Ahhh, the 1970’s; a time of velour and muscle cars, the birth of modern personal computing, arena rock and – with the launch of the Star Wars franchise – the changed face of special effects and science fiction in cinema. Marvel managed to snag the opportunity to publish the “extended” adventures of Lucas’ “used universe.” Inasmuch, these stories went from loose and fun to ridiculous to silly to downright cringy. The covers, for the most part, reflected the content inside and don’t provide the modern collector with much in the way of excellent art. They were every bit a product of their time, but there are one or two that deserve our attention. Here is one…


Star Wars #23 (1977 Series)

PUBLISHED: Marvel Comics – May, 1979

ARTIST: Carmine Infantino


Again, not a cover that blows the doors off of comics, but definitely one of the most dynamic covers from the time and classic Infantino. It wouldn’t be until the early-80’s where this series began to sport a few truly excellent pieces of art, but this one does the trick for me as an excellent representation of 70’s nostalgia. This and most of the 107 issue run, other than a few exceptions, can be found cheap.



THE 1980’s




The 1980’s are a time of insane marketing for Star Wars. With Empire Strikes Back to kick off the decade and Return of the Jedi to hit in 1983 all the way through 1984/1985 when Kenner Toys was still attempting to release new toys in their “Power of the Force” line, the first half of the decade was chock full of both awesomeness as well as nonsensical product.

Marvel was still publishing its questionable comics, but the comic and novelized adaptations of the actual films alongside soundtrack LP’s, picture books on tape, action figures, clothing and stationery products were among the marketing juggernaut of the franchise. Much of the material from this era is still highly collectable. Unfortunately, this is a “thin” time for great comic covers, but there are a few stand-outs. Here is one of the few…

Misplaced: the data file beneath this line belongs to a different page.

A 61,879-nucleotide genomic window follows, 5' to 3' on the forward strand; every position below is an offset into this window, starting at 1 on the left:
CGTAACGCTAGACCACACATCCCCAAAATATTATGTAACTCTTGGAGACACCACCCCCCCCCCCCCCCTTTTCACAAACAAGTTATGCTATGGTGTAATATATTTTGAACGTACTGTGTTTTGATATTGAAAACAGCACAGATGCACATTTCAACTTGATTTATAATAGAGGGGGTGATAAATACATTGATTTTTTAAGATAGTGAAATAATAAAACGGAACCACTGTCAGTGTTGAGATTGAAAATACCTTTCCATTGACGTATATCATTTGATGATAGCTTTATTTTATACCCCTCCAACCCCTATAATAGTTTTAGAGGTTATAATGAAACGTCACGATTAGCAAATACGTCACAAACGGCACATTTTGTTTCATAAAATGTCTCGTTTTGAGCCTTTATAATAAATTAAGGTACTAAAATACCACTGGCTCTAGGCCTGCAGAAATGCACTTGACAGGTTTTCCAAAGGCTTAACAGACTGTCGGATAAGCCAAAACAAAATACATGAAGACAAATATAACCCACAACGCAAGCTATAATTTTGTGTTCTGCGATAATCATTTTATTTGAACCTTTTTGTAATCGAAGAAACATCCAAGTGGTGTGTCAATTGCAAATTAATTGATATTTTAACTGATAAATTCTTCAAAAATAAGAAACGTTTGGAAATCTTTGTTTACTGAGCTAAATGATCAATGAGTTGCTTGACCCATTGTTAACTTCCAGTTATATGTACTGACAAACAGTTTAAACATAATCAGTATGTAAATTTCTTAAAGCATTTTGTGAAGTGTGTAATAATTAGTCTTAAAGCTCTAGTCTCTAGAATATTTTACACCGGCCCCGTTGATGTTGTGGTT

Marvel Comics Super Special (Return of the Jedi) #27 (1977 Series)

PUBLISHED: Marvel Comics – Spring, 1983

ARTIST: Bill Sienkiewicz


Many Cover Tunes issues ago (Cover Tunes: Issue #4) I featured Bill’s work on Star Wars #92 and #98 from Marvel. Those two covers are both among my favorite covers from any artist. This ROTJ cover captures all of the action of the film in a poster-like image from one of the greats of the 1980’s. Somehow, it has just enough 80’s cheese to be nostalgic while simultaneously being a timeless masterpiece.



THE (early) 1990’s




The 90’s were the prime-time for new Star Wars material and there was a monumental amount of it. With a large gap in the films from 1983-1999, there was a ton of room for new storylines. Largely, many of the non-movie favorites exist during this time in the form of novels (mostly written by Timothy Zahn) and comics from Dark Horse. Unlike those of the previous decade, the stories were excellent, original and compelling.

In my (and many others’) opinion, some of these should have been adapted to film such as Heir to the Empire, Dark Empire, Tales of the Jedi, Shadows of the Empire novel/comics (which had a full complement of marketing such as toys and a soundtrack to go with it as if it were, in fact a film) and quite a few others. Luckily, along with great stories, these comics sport some incredible covers.

It’s tough to choose just one, but here are two prime examples, one from the early half of the decade and one from the later half…    


Star Wars: Dark Empire #3 (1991 Series)

PUBLISHED: Dark Horse Comics – April, 1992

ARTIST: Dave Dorman